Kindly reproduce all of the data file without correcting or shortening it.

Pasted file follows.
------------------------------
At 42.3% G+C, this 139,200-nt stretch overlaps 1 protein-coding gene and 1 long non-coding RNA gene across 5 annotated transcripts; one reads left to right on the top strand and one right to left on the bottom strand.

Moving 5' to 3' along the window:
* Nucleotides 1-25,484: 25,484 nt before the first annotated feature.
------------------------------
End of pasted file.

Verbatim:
At 42.3% G+C, this 139,200-nt stretch overlaps 1 protein-coding gene and 1 long non-coding RNA gene across 5 annotated transcripts; one reads left to right on the top strand and one right to left on the bottom strand.

Moving 5' to 3' along the window:
* Nucleotides 1-25,484: 25,484 nt before the first annotated feature.